by Gina Shell
How you run can be determined by the soles on your shoes. Stating it differently, how your weight is transferred from point to point along your foot can be seen in the way your soles wear. The soles of your shoes also could tell you why you got injured if you get injured.
A normal wear pattern shows you land on the outer side of your heel. Your weight then moves quickly to the outer side of your foot (not causing much noticeable wear). You will see a wear spot just behind the first and second toe.
The next pattern is for pronation. Pronation happens when one has fallen arches. Your arches are weak, and your feet roll in as a result. When you run your weight will fall towards the inner side of the foot. This location on the sole is where you will see a wear spot. Pronation can cause pains in the arch, leg pains, and back pains.
A wear spot just behind the big toe on the sole shows you have bony feet. You could possibly get a bone bruise on the first metatarsal.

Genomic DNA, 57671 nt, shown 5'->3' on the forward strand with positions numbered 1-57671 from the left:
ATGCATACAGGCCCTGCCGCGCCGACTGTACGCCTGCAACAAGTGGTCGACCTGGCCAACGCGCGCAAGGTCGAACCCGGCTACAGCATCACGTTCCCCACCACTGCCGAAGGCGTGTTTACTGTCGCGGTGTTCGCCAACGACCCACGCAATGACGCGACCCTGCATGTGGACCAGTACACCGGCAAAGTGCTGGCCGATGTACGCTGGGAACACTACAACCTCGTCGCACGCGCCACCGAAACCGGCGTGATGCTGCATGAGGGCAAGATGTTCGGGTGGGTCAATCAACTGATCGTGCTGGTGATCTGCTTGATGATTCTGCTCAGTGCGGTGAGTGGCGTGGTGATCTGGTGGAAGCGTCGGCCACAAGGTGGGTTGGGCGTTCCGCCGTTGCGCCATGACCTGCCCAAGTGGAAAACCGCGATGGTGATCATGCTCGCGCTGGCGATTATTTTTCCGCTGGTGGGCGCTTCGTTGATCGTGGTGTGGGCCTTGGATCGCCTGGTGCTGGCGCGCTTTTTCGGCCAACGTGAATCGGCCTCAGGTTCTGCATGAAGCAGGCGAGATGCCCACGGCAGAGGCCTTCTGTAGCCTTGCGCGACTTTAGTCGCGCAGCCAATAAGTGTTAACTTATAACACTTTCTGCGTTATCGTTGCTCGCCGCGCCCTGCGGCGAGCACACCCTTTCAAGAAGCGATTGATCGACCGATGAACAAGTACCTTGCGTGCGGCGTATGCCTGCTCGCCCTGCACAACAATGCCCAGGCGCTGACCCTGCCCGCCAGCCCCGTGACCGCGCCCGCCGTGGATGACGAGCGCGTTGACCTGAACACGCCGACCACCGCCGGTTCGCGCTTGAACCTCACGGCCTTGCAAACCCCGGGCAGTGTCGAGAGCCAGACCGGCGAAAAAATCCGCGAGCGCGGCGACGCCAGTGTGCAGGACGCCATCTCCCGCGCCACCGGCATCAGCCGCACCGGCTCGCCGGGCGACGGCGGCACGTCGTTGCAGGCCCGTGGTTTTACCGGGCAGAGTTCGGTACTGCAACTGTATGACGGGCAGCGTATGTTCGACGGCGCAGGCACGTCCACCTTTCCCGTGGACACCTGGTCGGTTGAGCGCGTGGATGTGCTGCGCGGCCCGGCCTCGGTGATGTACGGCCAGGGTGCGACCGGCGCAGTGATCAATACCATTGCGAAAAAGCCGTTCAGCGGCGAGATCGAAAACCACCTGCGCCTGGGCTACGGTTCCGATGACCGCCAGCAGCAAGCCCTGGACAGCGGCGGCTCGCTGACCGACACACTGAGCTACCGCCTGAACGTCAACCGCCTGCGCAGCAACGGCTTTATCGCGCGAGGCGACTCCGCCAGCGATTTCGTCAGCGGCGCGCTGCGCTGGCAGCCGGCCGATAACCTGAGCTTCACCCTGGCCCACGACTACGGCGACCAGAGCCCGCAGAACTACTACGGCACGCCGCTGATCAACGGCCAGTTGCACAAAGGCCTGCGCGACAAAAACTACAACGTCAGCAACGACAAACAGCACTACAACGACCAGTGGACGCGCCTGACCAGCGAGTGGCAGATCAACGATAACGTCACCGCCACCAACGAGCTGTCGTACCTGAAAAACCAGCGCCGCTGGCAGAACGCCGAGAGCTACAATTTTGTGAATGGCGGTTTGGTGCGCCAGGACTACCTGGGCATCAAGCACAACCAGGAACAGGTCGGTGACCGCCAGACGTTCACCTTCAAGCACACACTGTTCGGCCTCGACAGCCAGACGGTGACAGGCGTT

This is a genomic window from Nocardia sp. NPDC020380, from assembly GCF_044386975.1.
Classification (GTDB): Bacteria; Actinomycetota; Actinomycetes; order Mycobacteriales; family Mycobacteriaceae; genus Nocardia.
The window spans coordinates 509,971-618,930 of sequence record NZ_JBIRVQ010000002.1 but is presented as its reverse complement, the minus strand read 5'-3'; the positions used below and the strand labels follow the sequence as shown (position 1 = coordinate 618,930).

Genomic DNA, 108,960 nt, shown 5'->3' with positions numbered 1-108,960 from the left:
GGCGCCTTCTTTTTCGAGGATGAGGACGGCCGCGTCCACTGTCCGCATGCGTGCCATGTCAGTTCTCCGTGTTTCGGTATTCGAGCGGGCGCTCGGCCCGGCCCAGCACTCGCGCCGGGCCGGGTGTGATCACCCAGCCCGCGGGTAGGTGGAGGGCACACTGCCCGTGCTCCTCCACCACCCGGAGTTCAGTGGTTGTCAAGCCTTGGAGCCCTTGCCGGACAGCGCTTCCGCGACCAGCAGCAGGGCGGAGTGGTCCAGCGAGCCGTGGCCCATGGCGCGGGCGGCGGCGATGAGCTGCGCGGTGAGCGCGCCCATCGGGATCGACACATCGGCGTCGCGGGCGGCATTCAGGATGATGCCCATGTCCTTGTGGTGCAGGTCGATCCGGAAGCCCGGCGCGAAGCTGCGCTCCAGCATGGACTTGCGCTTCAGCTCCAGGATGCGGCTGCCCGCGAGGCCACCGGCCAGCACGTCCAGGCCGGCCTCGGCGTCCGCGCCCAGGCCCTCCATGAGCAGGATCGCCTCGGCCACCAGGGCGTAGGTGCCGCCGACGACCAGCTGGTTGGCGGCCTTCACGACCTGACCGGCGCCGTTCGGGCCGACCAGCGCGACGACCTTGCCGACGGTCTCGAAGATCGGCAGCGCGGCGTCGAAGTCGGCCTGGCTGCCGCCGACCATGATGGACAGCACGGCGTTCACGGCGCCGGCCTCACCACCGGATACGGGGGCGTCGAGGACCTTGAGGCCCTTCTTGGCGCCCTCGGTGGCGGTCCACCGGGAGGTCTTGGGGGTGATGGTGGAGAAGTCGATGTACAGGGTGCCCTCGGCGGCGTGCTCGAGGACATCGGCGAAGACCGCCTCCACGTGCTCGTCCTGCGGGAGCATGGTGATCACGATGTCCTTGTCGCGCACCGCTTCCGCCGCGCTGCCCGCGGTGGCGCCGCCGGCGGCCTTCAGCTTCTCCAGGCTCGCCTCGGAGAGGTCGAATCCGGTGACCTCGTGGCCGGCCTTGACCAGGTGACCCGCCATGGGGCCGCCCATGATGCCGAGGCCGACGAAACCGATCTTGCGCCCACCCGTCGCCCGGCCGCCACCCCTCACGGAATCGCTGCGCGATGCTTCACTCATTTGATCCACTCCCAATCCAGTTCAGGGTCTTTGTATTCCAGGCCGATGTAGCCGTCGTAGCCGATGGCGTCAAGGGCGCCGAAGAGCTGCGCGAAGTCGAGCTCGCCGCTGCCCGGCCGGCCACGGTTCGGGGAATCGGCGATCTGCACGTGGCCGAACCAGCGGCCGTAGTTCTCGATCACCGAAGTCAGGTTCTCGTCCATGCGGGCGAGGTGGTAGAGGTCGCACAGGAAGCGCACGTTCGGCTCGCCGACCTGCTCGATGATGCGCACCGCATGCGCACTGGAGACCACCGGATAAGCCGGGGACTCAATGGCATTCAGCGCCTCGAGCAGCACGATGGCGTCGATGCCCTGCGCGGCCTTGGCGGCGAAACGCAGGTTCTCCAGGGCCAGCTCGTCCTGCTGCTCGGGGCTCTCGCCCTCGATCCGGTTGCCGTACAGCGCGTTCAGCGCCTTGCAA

If the wear spot shows excessive wear behind the second and third toes, you probably have corns or calluses in that spot. Too much weight is being distributed on that spot.
All runners should pay attention to their shoes and where they are running. A journal (runner’s log) is a great way to keep track of running on a daily basis. I started keeping one when I started running. It is nice to go back and reference certain race times or running routes. This log is also a great place to write down what shoes you wore, and, as a result, that log also keeps track of how many miles you have used that pair to run. This information is also beneficial if you rotate shoes. Check the wear spots on the soles, and that can determine which kind of runner you are. This wear is also beneficial when you go to buy new shoes….you can tell if you pronate, have bony feet, normal pattern, or corns and calluses, and you can choose your next shoe accordingly.